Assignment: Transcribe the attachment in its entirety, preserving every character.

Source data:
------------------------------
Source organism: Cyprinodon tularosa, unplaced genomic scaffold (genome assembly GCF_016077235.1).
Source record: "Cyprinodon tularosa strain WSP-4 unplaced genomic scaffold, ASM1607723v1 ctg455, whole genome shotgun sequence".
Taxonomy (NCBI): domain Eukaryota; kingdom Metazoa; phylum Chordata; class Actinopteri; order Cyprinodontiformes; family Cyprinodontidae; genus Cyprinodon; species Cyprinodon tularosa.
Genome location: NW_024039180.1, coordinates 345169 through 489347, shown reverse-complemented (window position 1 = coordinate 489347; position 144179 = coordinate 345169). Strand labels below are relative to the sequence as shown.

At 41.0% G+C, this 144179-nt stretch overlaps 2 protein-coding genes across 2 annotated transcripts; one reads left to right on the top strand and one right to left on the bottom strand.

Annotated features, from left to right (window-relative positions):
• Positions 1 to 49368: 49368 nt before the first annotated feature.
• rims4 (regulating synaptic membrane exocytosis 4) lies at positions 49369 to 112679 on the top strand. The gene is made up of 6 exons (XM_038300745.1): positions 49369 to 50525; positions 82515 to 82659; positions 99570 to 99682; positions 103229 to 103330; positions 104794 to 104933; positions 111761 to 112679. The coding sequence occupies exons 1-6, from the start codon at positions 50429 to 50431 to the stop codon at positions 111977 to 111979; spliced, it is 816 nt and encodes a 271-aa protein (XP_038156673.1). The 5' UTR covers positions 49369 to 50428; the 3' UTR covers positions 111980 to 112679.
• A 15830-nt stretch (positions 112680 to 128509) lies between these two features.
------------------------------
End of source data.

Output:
Source organism: Cyprinodon tularosa, unplaced genomic scaffold (genome assembly GCF_016077235.1).
Source record: "Cyprinodon tularosa strain WSP-4 unplaced genomic scaffold, ASM1607723v1 ctg455, whole genome shotgun sequence".
Taxonomy (NCBI): domain Eukaryota; kingdom Metazoa; phylum Chordata; class Actinopteri; order Cyprinodontiformes; family Cyprinodontidae; genus Cyprinodon; species Cyprinodon tularosa.
Genome location: NW_024039180.1, coordinates 345169 through 489347, shown reverse-complemented (window position 1 = coordinate 489347; position 144179 = coordinate 345169). Strand labels below are relative to the sequence as shown.

At 41.0% G+C, this 144179-nt stretch overlaps 2 protein-coding genes across 2 annotated transcripts; one reads left to right on the top strand and one right to left on the bottom strand.

Annotated features, from left to right (window-relative positions):
• Positions 1 to 49368: 49368 nt before the first annotated feature.
• rims4 (regulating synaptic membrane exocytosis 4) lies at positions 49369 to 112679 on the top strand. The gene is made up of 6 exons (XM_038300745.1): positions 49369 to 50525; positions 82515 to 82659; positions 99570 to 99682; positions 103229 to 103330; positions 104794 to 104933; positions 111761 to 112679. The coding sequence occupies exons 1-6, from the start codon at positions 50429 to 50431 to the stop codon at positions 111977 to 111979; spliced, it is 816 nt and encodes a 271-aa protein (XP_038156673.1). The 5' UTR covers positions 49369 to 50428; the 3' UTR covers positions 111980 to 112679.
• A 15830-nt stretch (positions 112680 to 128509) lies between these two features.